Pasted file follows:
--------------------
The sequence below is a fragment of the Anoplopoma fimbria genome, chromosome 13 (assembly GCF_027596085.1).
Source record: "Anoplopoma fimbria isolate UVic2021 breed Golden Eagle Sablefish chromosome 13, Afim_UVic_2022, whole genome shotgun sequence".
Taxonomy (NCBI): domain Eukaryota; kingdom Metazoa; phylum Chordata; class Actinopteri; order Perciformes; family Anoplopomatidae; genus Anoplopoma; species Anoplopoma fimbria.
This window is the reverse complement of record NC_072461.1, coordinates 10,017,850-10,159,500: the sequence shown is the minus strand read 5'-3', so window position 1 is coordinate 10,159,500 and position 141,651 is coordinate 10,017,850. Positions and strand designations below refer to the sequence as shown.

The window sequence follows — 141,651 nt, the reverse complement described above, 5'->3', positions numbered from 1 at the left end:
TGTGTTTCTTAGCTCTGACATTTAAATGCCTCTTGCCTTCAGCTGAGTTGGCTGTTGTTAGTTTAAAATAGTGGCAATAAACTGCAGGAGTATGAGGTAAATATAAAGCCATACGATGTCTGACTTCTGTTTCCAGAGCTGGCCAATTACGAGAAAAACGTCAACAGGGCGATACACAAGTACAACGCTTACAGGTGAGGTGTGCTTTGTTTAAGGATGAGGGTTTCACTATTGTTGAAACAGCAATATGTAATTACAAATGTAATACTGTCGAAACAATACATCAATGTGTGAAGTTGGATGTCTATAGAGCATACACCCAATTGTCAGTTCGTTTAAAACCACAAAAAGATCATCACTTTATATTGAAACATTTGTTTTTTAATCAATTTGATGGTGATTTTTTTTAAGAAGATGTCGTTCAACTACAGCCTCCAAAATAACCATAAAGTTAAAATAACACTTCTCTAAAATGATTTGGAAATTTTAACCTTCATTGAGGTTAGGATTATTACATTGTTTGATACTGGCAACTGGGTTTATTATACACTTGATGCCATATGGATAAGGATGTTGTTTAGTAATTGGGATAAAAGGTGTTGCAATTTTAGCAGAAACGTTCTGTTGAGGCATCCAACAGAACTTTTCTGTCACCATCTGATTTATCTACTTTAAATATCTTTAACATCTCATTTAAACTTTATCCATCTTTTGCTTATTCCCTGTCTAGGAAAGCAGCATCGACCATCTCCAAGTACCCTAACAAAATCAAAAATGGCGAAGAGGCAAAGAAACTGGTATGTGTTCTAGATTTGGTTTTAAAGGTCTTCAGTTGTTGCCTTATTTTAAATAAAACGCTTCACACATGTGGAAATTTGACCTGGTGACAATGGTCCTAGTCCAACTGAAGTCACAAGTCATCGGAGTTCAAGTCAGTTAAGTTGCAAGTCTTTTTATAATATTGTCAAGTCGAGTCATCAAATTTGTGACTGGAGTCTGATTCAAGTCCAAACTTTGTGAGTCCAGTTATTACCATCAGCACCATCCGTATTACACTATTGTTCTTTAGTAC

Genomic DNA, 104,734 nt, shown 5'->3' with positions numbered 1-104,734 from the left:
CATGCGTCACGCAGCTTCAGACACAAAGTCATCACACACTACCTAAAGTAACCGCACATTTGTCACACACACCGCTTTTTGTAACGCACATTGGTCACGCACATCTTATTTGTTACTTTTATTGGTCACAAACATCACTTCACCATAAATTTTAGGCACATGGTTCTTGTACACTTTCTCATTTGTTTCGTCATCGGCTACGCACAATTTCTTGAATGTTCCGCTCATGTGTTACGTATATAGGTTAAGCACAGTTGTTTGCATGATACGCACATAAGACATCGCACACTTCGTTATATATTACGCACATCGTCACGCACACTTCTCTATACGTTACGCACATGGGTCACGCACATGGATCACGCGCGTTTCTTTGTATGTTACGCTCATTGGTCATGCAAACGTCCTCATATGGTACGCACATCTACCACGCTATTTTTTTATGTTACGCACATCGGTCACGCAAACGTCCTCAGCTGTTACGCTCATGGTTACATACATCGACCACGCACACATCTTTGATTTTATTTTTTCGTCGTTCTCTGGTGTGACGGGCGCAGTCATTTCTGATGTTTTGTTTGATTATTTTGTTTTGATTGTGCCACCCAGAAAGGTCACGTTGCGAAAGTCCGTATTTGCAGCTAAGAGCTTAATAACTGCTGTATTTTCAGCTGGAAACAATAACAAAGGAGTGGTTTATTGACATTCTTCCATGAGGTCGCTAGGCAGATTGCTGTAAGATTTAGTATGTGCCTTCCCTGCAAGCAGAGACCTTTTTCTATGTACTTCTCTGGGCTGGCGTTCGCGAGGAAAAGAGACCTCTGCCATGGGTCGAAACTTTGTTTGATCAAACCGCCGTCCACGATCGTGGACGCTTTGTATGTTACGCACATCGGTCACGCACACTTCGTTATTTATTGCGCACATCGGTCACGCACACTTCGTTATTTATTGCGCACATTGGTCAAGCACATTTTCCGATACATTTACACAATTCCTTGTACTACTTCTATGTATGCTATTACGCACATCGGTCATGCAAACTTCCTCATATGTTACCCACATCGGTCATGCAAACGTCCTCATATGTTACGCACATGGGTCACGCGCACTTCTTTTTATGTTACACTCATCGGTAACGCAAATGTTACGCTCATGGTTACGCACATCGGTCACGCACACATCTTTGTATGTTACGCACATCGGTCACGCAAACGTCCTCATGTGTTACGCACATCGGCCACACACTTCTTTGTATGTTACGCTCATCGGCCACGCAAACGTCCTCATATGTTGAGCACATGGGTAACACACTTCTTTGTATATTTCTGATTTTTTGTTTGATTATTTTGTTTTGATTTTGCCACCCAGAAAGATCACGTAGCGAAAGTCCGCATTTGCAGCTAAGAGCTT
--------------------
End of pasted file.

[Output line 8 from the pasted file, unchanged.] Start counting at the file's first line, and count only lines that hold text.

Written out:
CATGCGTCACGCAGCTTCAGACACAAAGTCATCACACACTACCTAAAGTAACCGCACATTTGTCACACACACCGCTTTTTGTAACGCACATTGGTCACGCACATCTTATTTGTTACTTTTATTGGTCACAAACATCACTTCACCATAAATTTTAGGCACATGGTTCTTGTACACTTTCTCATTTGTTTCGTCATCGGCTACGCACAATTTCTTGAATGTTCCGCTCATGTGTTACGTATATAGGTTAAGCACAGTTGTTTGCATGATACGCACATAAGACATCGCACACTTCGTTATATATTACGCACATCGTCACGCACACTTCTCTATACGTTACGCACATGGGTCACGCACATGGATCACGCGCGTTTCTTTGTATGTTACGCTCATTGGTCATGCAAACGTCCTCATATGGTACGCACATCTACCACGCTATTTTTTTATGTTACGCACATCGGTCACGCAAACGTCCTCAGCTGTTACGCTCATGGTTACATACATCGACCACGCACACATCTTTGATTTTATTTTTTCGTCGTTCTCTGGTGTGACGGGCGCAGTCATTTCTGATGTTTTGTTTGATTATTTTGTTTTGATTGTGCCACCCAGAAAGGTCACGTTGCGAAAGTCCGTATTTGCAGCTAAGAGCTTAATAACTGCTGTATTTTCAGCTGGAAACAATAACAAAGGAGTGGTTTATTGACATTCTTCCATGAGGTCGCTAGGCAGATTGCTGTAAGATTTAGTATGTGCCTTCCCTGCAAGCAGAGACCTTTTTCTATGTACTTCTCTGGGCTGGCGTTCGCGAGGAAAAGAGACCTCTGCCATGGGTCGAAACTTTGTTTGATCAAACCGCCGTCCACGATCGTGGACGCTTTGTATGTTACGCACATCGGTCACGCACACTTCGTTATTTATTGCGCACATCGGTCACGCACACTTCGTTATTTATTGCGCACATTGGTCAAGCACATTTTCCGATACATTTACACAATTCCTTGTACTACTTCTATGTATGCTATTACGCACATCGGTCATGCAAACTTCCTCATATGTTACCCACATCGGTCATGCAAACGTCCTCATATGTTACGCACATGGGTCACGCGCACTTCTTTTTATGTTACACTCATCGGTAACGCAAATGTTACGCTCATGGTTACGCACATCGGTCACGCACACATCTTTGTATGTTACGCACATCGGTCACGCAAACGTCCTCATGTGTTACGCACATCGGCCACACACTTCTTTGTATGTTACGCTCATCGGCCACGCAAACGTCCTCATATGTTGAGCACATGGGTAACACACTTCTTTGTATATTTCTGATTTTTTGTTTGATTATTTTGTTTTGATTTTGCCACCCAGAAAGATCACGTAGCGAAAGTCCGCATTTGCAGCTAAGAGCTT